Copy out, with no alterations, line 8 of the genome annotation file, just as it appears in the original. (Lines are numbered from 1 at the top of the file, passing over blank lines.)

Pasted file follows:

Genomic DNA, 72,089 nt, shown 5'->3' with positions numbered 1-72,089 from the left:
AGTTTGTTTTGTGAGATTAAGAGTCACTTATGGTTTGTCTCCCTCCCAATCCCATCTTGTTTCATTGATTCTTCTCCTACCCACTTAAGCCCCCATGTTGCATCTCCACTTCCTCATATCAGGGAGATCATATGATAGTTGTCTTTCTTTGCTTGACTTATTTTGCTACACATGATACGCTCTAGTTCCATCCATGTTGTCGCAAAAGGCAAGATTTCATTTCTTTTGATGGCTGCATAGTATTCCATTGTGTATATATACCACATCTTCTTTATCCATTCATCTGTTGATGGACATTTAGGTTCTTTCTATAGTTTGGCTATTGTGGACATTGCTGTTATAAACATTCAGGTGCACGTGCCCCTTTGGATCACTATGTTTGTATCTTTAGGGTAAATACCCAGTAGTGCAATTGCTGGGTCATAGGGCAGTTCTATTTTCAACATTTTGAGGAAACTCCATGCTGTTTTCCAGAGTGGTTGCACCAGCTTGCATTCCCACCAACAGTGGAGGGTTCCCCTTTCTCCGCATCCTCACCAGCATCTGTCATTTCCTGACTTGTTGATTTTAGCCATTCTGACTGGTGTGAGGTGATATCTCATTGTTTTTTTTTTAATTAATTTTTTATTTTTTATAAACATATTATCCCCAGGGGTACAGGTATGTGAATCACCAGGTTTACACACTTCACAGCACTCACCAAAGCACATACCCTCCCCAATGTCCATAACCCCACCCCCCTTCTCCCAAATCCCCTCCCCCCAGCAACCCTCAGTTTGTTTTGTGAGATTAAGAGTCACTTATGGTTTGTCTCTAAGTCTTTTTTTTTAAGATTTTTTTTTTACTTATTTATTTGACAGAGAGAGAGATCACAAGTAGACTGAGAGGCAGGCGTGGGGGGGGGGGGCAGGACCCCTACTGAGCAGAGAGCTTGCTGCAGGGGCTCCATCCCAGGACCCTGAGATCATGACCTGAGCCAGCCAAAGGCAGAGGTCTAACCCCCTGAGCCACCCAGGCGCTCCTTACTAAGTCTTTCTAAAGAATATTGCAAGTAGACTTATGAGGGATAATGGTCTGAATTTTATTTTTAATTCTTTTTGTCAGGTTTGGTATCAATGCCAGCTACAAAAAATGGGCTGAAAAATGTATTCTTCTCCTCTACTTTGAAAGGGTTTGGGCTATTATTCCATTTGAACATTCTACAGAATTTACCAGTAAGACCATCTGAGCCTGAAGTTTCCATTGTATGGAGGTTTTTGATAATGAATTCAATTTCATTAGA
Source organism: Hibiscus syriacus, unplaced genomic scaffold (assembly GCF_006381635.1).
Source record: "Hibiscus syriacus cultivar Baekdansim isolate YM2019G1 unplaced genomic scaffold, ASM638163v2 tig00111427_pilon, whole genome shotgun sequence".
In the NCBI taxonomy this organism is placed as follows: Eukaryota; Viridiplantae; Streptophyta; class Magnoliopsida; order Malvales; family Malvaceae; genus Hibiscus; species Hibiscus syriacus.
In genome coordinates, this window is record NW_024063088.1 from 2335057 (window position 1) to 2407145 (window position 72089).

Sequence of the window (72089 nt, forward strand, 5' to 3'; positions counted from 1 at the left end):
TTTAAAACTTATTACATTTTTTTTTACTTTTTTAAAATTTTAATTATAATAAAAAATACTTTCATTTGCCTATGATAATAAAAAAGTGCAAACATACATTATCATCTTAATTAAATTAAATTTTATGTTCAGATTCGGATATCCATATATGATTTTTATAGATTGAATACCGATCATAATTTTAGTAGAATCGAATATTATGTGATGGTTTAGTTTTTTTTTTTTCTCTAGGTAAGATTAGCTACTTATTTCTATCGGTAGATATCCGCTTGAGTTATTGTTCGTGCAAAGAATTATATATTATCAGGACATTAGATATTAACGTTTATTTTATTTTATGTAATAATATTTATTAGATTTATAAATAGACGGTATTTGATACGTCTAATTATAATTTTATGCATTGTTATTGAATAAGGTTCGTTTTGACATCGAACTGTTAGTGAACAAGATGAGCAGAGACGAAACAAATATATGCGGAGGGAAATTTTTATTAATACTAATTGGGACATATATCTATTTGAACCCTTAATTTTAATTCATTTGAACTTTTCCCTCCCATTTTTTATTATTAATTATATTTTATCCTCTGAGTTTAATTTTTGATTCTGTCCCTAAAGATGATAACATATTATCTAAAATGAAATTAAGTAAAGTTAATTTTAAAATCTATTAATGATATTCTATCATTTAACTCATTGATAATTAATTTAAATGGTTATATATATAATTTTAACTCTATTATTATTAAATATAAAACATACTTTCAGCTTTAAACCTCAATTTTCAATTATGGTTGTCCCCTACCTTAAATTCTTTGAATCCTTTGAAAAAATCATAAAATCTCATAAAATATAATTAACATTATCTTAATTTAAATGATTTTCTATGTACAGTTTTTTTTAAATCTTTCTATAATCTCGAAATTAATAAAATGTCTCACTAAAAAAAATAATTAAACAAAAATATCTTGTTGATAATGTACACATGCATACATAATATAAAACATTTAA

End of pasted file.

TTTAAAACTTATTACATTTTTTTTTACTTTTTTAAAATTTTAATTATAATAAAAAATACTTTCATTTGCCTATGATAATAAAAAAGTGCAAACATACATTATCATCTTAATTAAATTAAATTTTATGTTCAGATTCGGATATCCATATATGATTTTTATAGATTGAATACCGATCATAATTTTAGTAGAATCGAATATTATGTGATGGTTTAGTTTTTTTTTTTTCTCTAGGTAAGATTAGCTACTTATTTCTATCGGTAGATATCCGCTTGAGTTATTGTTCGTGCAAAGAATTATATATTATCAGGACATTAGATATTAACGTTTATTTTATTTTATGTAATAATATTTATTAGATTTATAAATAGACGGTATTTGATACGTCTAATTATAATTTTATGCATTGTTATTGAATAAGGTTCGTTTTGACATCGAACTGTTAGTGAACAAGATGAGCAGAGACGAAACAAATATATGCGGAGGGAAATTTTTATTAATACTAATTGGGACATATATCTATTTGAACCCTTAATTTTAATTCATTTGAACTTTTCCCTCCCATTTTTTATTATTAATTATATTTTATCCTCTGAGTTTAATTTTTGATTCTGTCCCTAAAGATGATAACATATTATCTAAAATGAAATTAAGTAAAGTTAATTTTAAAATCTATTAATGATATTCTATCATTTAACTCATTGATAATTAATTTAAATGGTTATATATATAATTTTAACTCTATTATTATTAAATATAAAACATACTTTCAGCTTTAAACCTCAATTTTCAATTATGGTTGTCCCCTACCTTAAATTCTTTGAATCCTTTGAAAAAATCATAAAATCTCATAAAATATAATTAACATTATCTTAATTTAAATGATTTTCTATGTACAGTTTTTTTTAAATCTTTCTATAATCTCGAAATTAATAAAATGTCTCACTAAAAAAAATAATTAAACAAAAATATCTTGTTGATAATGTACACATGCATACATAATATAAAACATTTAA